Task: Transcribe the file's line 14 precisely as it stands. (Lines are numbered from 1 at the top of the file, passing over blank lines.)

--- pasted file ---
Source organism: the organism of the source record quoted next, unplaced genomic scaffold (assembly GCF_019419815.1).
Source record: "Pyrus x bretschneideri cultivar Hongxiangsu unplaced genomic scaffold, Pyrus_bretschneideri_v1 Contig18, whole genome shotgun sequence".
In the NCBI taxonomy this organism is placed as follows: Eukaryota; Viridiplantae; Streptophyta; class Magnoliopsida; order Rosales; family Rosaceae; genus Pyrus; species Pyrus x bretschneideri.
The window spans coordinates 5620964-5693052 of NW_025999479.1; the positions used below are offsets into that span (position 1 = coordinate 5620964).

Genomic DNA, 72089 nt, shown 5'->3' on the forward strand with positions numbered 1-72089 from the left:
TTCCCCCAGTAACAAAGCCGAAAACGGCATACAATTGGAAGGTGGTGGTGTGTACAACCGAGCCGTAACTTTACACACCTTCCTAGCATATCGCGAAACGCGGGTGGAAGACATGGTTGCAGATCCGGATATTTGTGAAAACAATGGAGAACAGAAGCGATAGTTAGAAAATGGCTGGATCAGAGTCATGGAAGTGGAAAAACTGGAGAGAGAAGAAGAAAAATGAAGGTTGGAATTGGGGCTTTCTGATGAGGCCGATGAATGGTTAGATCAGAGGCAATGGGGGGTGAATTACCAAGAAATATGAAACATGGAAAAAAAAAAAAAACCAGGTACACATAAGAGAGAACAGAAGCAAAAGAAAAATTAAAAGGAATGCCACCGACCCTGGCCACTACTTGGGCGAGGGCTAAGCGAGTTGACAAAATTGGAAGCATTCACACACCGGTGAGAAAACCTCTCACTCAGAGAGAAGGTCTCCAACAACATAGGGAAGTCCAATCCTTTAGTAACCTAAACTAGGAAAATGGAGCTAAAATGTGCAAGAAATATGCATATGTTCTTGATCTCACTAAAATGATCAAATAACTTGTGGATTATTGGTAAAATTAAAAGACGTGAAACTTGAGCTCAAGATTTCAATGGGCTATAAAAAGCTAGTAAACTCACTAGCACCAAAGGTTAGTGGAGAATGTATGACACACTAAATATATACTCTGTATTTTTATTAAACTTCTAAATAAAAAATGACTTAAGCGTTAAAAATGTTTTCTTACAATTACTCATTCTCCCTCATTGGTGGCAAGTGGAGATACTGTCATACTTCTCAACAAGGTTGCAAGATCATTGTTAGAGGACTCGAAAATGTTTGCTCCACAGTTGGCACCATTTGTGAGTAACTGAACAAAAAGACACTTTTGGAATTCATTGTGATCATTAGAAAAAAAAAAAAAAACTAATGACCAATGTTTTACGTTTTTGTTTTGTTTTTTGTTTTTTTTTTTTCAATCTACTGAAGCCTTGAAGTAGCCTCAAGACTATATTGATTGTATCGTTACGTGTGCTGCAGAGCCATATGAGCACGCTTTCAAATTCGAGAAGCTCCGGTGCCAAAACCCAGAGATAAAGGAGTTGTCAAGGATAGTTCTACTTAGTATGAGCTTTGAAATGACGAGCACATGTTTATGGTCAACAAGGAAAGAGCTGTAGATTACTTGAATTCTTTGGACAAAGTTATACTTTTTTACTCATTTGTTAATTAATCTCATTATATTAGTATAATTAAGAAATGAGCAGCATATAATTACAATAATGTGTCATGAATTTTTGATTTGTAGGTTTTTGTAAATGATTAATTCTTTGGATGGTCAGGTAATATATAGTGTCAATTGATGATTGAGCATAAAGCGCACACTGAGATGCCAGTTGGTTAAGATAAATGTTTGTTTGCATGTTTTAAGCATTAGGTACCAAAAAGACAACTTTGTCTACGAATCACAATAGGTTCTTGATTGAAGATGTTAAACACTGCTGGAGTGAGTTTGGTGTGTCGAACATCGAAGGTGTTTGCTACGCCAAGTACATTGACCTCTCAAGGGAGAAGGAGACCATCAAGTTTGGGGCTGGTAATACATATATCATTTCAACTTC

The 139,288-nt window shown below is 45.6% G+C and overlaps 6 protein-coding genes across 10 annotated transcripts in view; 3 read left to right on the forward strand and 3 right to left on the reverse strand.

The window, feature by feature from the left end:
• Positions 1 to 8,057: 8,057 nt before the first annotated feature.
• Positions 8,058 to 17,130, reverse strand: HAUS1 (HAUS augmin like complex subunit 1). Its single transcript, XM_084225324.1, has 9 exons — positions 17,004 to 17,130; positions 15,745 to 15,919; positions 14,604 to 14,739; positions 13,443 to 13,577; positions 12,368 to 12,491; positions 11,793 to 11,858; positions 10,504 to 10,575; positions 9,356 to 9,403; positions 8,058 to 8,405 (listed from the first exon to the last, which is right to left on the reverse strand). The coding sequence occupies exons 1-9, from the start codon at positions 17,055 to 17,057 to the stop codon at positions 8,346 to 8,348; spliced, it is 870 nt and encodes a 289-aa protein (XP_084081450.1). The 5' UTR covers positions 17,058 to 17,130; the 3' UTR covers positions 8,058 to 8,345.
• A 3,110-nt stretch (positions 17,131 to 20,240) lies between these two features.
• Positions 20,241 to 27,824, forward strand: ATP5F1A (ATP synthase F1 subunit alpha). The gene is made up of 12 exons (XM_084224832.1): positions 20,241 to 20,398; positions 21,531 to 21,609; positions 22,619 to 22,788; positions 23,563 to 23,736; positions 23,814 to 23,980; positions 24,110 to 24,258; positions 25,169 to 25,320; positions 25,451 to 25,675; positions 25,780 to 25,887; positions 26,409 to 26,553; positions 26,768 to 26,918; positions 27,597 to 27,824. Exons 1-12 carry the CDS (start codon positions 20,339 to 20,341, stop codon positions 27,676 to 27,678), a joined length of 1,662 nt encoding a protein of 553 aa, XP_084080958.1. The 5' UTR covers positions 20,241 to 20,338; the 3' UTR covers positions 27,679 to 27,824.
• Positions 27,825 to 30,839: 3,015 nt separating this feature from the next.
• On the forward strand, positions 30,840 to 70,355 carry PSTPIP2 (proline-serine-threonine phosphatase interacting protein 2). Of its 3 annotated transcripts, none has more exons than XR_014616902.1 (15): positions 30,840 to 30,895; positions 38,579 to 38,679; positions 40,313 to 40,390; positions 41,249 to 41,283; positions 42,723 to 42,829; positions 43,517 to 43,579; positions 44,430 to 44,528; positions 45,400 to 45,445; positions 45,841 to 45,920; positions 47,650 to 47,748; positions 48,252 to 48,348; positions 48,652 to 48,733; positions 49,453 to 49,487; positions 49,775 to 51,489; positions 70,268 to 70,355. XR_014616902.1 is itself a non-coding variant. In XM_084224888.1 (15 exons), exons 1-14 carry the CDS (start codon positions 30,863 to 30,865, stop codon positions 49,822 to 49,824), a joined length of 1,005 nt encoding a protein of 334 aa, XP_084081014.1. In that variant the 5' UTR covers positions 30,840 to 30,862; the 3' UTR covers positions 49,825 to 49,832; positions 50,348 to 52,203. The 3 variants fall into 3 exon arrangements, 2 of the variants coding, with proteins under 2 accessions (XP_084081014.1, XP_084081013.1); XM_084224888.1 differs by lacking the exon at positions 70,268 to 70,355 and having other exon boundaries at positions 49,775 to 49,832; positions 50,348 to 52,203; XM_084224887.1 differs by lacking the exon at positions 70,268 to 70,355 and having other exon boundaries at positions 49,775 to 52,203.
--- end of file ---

• On the forward strand, positions 30,840 to 70,355 carry PSTPIP2 (proline-serine-threonine phosphatase interacting protein 2). Of its 3 annotated transcripts, none has more exons than XR_014616902.1 (15): positions 30,840 to 30,895; positions 38,579 to 38,679; positions 40,313 to 40,390; positions 41,249 to 41,283; positions 42,723 to 42,829; positions 43,517 to 43,579; positions 44,430 to 44,528; positions 45,400 to 45,445; positions 45,841 to 45,920; positions 47,650 to 47,748; positions 48,252 to 48,348; positions 48,652 to 48,733; positions 49,453 to 49,487; positions 49,775 to 51,489; positions 70,268 to 70,355. XR_014616902.1 is itself a non-coding variant. In XM_084224888.1 (15 exons), exons 1-14 carry the CDS (start codon positions 30,863 to 30,865, stop codon positions 49,822 to 49,824), a joined length of 1,005 nt encoding a protein of 334 aa, XP_084081014.1. In that variant the 5' UTR covers positions 30,840 to 30,862; the 3' UTR covers positions 49,825 to 49,832; positions 50,348 to 52,203. The 3 variants fall into 3 exon arrangements, 2 of the variants coding, with proteins under 2 accessions (XP_084081014.1, XP_084081013.1); XM_084224888.1 differs by lacking the exon at positions 70,268 to 70,355 and having other exon boundaries at positions 49,775 to 49,832; positions 50,348 to 52,203; XM_084224887.1 differs by lacking the exon at positions 70,268 to 70,355 and having other exon boundaries at positions 49,775 to 52,203.